There were other consequences beyond the formal provisions of the Treaty of Nanjing. No restrictions were acceptedon British trade. As a result, opium imports doubled in the three decades following the signing of the treaty. China was forced in 1844 to sign similar treaties with France and the United States. More to follow werewith Italy, Japan, Germany, Russia, and other countries. Lin Tse-hsü, the Imperial commissioner who oversaw the anti-opium campaign in 1839 was disgraced and reassigned to a post in remote Turkestan. Lin ws one of the few Imperial official to appreciate the shift in the ballance of power. He submitted assessments to his superiors stressinbg the need to adopt Western technology, especially military technology. His recommendations, however, were largely ignored.
The Chinese Imperial Government took no sustantive measures to resdress the growing military inballance with the West. The British were generally unhappy with the results of the Treaty of Nanjing. This was because even with five treaty ports, their trade with China was below what they had expected. They also objected to what they saw as treaty violations. The Chinese. Further illwill arose against foreigners in general by the mistreatment of Chinese nationals in America and the Caribbean where they had emmigrated. Mot faced racial discrimination and restrictive laws. Some worked under conditions that were little more than slave labor. Other were asaulted even killed. These simmering issues resulted in 1856 in a series of incidents that did not end until 1860. Britain forced a second set of treaties on the Imperial Government which again humiliated officials and further discredited the Imperial Government. The British High Commissioner was Lord Elgin who wrote to his wife that he was ahamed of what the British Government instructed him to do. The British forced the Imperial Government to completely legalize opium and to allow European missionaries to freely promote Christianity without restiction throughout China.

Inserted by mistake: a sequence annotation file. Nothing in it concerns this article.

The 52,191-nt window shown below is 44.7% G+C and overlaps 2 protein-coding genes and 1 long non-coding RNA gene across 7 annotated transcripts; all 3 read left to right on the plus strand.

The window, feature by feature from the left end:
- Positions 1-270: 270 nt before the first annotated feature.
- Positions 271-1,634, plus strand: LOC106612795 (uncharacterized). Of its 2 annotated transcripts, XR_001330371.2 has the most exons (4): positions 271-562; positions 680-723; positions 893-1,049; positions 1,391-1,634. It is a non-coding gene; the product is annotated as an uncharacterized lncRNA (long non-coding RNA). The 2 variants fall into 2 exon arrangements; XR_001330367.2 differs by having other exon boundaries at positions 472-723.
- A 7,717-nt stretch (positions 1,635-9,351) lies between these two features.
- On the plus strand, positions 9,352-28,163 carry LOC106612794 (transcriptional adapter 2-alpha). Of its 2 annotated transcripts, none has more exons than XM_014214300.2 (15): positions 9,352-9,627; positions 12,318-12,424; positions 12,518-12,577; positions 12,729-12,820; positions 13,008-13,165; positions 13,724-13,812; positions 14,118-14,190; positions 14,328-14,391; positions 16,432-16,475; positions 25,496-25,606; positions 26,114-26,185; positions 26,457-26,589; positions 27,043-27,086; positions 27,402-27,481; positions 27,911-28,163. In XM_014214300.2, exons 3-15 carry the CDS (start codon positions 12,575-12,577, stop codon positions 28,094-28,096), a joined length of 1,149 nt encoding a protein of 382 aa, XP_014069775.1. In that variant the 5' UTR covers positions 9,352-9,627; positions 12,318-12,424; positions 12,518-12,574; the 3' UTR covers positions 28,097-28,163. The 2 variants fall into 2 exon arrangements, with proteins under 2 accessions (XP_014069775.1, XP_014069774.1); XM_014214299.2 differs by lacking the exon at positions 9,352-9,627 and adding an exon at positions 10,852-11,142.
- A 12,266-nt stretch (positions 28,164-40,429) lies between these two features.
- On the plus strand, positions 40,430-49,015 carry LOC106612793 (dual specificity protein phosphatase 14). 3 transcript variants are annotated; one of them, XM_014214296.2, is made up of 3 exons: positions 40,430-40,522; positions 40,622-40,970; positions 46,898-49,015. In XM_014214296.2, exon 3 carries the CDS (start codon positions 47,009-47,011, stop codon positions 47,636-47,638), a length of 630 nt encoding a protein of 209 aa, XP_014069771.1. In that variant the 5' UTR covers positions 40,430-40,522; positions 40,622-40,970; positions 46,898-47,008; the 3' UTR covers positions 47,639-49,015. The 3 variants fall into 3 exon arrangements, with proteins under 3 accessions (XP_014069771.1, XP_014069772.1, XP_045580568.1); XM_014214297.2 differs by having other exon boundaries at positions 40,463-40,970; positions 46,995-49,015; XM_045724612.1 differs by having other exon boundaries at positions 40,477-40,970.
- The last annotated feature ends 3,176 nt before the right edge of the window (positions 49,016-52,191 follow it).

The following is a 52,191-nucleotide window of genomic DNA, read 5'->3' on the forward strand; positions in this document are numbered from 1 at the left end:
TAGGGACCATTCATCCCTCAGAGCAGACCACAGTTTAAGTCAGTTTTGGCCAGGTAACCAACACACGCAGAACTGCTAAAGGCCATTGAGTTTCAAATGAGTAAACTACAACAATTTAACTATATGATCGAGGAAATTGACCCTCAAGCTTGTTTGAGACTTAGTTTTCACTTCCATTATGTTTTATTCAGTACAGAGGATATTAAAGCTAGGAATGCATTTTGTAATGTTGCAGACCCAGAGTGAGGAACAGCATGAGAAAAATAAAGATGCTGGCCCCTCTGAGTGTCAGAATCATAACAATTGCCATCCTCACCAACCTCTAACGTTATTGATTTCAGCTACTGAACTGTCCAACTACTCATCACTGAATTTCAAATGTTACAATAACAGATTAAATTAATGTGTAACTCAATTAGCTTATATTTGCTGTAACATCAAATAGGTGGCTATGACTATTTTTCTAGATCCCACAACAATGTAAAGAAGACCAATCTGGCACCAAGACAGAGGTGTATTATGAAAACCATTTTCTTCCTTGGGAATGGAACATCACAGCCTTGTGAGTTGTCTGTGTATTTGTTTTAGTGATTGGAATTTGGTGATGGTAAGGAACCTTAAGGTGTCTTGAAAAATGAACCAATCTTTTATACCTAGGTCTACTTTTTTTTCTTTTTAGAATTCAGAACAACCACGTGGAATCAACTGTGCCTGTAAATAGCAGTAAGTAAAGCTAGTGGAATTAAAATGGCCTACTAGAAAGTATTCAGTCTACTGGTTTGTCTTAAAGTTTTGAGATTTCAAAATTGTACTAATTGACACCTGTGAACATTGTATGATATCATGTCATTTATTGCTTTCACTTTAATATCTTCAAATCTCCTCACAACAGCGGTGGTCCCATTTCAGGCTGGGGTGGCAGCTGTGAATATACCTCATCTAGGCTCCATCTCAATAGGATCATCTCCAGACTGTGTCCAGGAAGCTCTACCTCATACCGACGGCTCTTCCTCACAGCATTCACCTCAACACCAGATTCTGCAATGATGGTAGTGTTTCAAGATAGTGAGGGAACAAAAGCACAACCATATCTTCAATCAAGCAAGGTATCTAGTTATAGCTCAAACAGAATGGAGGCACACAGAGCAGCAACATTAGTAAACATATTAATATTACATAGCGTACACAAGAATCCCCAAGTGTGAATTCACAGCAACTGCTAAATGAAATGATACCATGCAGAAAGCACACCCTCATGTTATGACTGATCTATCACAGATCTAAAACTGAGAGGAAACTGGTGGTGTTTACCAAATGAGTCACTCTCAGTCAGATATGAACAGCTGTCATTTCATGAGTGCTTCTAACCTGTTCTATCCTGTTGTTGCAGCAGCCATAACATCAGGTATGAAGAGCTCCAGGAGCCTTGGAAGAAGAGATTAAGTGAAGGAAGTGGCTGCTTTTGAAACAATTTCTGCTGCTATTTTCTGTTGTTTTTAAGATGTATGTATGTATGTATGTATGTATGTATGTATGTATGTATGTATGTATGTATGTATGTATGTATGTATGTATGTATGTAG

The history of Christian missionaies is extensive and an important chapter of European and Chinese history. It is at first largely an account of the Catholic Church. This did not change until the 19th century when Victorians, especially the English, began to evangelize the Gospel. British missionaries set out to bring the Gospel to the new Empire. The interior of China was opened by the treaties following the Opium Wars. Protestant missionaries were different from the Catholic missionaries in that they brought their families with them. British colonial officials by the 19th century were also bringing their families, but were more likely to live in cloistered foreign communities. The missionary families were more likely to live with the local population since their mission was to convert them. American Protestants also took up this mission, especially after the Civil War (1861-65). American missionzaries went to many foreign locations, but no country fired the American missionary zeal more than China. The missionaries themselves were concerned with salvation. There effort was, however, much more significant. With them they brought modernity and opening to a wider world. Opinions vary. Some see the missionaries as a modernising force. Others see them as a disruptive force, resonsible for Chinese xenephobia. The missionaries set up the first modern schools and hospitals. In their wake came businessmen. They brought with them European products, stimulating a demand for these goods. Europeans seized control of treaty ports in China. The United States did not do this, instead opting for an Open Door Policy. There were military consequences. The Japanese invasion of China (1937) was accompanied with horendous attrocities against Chinese civilians. Reports from missionaries in China had a profound impact on American public opinion. Thus when President Roosevelt began a series of diplomatic efforts including embargoes to force Japan out of China, he received considerable support in a still largely isolationist America.